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Thomas Hardys' prose.

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Introduction

P rose is written, basically, to entertain, and provide relief to the reader, while presenting the harsh realities of life. In the early Victorian eras, prose, such as short stories, were written to present the different obstacles that men and women faced and had to tackle on their way of life. One of the main obstacles, was the men and women's struggle for happiness, which was very evident in the late eighteenth century, and the early nineteenth century. During these times, one of the most prosperous and famous writers was Thomas Hardy. He was one of the exceptional writers, who wrote quite a number of novels, but there were two exceptional novels, namely, 'The Withered Arm,' and 'Tony Kytes, The Arch-Deceiver.' Using these two stories, Thomas Hardy, in a very professional and effective manner, has showed us how there was a struggle between men and women, for happiness. It was a struggle that was between men and women, between them and their jobs, between them and the society they lived ...read more.

Middle

Here a supernatural element has been used. This very dream, somehow unimaginably, turns to reality. It turns out that Gertrude really has a withered arm. Therefore, the story goes on to say that Mr. Lodge, her husband, finds her less and less attractive, each and every passing day, and so does his love decrease for her. At this point, the struggle is very visible, among almost all the characters. Rhoda doesn't want her husband sad, and so tries to help Gertrude. Gertrude herself, tries to do everything possible, to regain her former beauty, so that her husband finds happiness in her again. Even the farmer, Mr. Lodge himself, is disturbed, trying to find out what went wrong, and where. The first real place we actually see that there is a struggle for happiness is in between the characters. Rhoda is trying to see if the Mr. Lodge's new wife is really better than she is. ...read more.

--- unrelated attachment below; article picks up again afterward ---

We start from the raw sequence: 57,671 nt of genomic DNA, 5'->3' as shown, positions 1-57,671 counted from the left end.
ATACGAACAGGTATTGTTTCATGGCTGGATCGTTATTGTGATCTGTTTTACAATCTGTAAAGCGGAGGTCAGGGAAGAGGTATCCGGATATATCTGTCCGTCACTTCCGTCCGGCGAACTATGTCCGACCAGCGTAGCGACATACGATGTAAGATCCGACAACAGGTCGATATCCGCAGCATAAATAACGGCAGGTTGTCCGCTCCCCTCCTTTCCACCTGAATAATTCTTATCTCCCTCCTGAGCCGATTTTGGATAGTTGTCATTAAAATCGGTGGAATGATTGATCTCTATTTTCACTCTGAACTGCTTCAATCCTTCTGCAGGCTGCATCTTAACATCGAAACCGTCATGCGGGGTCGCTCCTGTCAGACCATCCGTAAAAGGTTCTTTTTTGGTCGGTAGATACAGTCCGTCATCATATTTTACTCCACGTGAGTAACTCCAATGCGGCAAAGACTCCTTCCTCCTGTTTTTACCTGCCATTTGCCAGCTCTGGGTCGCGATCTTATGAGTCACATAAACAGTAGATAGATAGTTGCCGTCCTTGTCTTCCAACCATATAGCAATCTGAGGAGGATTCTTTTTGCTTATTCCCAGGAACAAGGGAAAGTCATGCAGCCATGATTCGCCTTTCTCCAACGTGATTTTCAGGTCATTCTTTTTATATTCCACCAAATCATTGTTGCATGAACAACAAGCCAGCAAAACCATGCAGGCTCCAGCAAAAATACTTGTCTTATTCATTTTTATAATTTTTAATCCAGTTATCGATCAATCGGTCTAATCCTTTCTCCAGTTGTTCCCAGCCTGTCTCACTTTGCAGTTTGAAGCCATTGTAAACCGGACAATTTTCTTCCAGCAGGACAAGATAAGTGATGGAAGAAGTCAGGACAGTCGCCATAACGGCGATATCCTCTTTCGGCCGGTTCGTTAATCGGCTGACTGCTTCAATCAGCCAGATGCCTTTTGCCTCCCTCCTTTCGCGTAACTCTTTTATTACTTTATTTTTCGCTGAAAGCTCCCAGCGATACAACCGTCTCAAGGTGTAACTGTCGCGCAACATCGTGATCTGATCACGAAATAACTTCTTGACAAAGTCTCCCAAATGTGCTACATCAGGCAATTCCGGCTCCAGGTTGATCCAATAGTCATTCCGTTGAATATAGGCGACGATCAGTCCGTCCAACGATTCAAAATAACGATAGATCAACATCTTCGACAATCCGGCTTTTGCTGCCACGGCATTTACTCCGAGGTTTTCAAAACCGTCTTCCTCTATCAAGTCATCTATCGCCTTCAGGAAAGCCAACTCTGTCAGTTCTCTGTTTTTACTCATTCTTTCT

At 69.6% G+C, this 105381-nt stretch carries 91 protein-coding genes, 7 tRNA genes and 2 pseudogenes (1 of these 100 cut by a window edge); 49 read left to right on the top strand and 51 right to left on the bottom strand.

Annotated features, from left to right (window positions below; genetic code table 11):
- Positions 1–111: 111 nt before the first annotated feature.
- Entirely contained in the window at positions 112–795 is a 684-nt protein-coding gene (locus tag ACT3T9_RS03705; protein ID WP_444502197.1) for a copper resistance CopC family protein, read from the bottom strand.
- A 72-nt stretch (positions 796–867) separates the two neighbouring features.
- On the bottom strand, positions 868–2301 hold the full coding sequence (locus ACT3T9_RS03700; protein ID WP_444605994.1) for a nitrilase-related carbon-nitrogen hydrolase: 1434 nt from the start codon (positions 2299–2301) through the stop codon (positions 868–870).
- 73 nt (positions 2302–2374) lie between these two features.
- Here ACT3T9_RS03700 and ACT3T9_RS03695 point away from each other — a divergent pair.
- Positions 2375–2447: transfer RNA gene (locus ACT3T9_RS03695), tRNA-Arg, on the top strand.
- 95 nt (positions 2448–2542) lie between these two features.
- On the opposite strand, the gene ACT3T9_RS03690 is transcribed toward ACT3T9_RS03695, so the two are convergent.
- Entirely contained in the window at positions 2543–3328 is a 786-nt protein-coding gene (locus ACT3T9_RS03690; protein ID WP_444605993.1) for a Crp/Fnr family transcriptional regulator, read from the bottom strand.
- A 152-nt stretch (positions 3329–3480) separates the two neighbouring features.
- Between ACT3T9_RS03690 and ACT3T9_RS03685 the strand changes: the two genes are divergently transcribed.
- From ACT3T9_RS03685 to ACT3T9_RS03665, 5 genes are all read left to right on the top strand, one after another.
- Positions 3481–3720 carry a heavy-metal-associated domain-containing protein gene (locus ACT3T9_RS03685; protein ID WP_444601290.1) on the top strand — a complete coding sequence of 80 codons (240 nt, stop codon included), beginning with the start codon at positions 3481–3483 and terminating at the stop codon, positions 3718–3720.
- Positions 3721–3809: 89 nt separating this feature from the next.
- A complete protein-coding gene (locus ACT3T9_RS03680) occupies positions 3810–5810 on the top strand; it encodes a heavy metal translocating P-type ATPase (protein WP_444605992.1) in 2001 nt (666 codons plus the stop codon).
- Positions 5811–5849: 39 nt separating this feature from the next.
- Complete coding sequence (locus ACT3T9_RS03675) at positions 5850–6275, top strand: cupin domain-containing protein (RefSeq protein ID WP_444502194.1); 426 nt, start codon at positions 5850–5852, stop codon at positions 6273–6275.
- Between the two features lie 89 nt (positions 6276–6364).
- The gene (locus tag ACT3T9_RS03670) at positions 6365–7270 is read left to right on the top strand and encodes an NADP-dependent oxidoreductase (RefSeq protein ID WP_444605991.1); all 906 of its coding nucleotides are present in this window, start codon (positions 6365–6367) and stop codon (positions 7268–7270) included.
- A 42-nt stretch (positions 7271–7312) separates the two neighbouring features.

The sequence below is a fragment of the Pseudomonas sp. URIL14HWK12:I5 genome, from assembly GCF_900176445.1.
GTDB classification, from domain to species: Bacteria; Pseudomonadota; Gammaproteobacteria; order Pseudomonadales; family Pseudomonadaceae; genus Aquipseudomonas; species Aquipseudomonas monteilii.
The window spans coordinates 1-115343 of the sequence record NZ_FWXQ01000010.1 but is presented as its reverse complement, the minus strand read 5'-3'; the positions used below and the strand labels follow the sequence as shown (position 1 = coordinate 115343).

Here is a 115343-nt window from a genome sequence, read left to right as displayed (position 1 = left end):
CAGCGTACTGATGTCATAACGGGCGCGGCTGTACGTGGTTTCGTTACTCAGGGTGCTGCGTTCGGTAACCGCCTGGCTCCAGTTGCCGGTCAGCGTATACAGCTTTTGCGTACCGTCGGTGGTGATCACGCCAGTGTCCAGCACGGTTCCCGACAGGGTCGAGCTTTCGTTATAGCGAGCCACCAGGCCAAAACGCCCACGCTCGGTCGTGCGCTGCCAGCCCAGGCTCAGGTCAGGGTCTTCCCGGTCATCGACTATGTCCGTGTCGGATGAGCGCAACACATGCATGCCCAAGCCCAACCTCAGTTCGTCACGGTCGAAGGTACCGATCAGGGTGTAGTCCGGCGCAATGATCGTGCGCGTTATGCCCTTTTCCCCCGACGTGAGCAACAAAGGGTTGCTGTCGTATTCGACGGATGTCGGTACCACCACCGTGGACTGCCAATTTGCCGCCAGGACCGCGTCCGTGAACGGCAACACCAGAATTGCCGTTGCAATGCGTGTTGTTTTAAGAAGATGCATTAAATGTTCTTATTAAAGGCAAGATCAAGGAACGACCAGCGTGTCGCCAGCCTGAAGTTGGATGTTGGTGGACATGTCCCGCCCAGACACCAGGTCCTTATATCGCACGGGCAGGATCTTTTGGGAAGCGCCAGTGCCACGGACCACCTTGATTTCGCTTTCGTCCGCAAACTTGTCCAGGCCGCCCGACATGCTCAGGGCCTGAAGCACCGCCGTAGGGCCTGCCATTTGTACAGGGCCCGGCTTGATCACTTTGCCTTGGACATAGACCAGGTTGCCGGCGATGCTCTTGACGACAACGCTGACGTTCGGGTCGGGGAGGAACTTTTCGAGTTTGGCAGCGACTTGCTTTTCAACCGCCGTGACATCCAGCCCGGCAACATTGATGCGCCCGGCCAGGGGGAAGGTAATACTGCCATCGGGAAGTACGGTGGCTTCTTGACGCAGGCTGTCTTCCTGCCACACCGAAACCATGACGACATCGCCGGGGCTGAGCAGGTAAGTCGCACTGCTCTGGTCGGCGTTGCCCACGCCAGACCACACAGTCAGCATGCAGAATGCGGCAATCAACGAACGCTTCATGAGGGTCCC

Conclusion

In 'The Withered Arm,' we see that Rhoda lived away from the crowded society, as she didn't feel like she belonged there, after she had been divorced. If you read the text carefully, you see that Thomas Hardy has taken great pains to show how, Rhoda's "course lay apart from that of the others," and "in a lonely spot" was their house, "not far from the border of the Egdon Heath." This shows how Rhoda has tried to forget all that has happened and start afresh again, in order to achieve a state of mental as well as physical happiness. This gives us the view of how there was a longing to receive peace and happiness those times. The next place where we see this struggle for happiness is in ranks that they lived in. In those Victorian eras, people were divided in to three classes, the upper class, the lower class and the middle class. Belonging to the upper class, meant that you would be the most appreciated noble people, but at the same time the most hated and distrusted, by the lower classes. ...read more.

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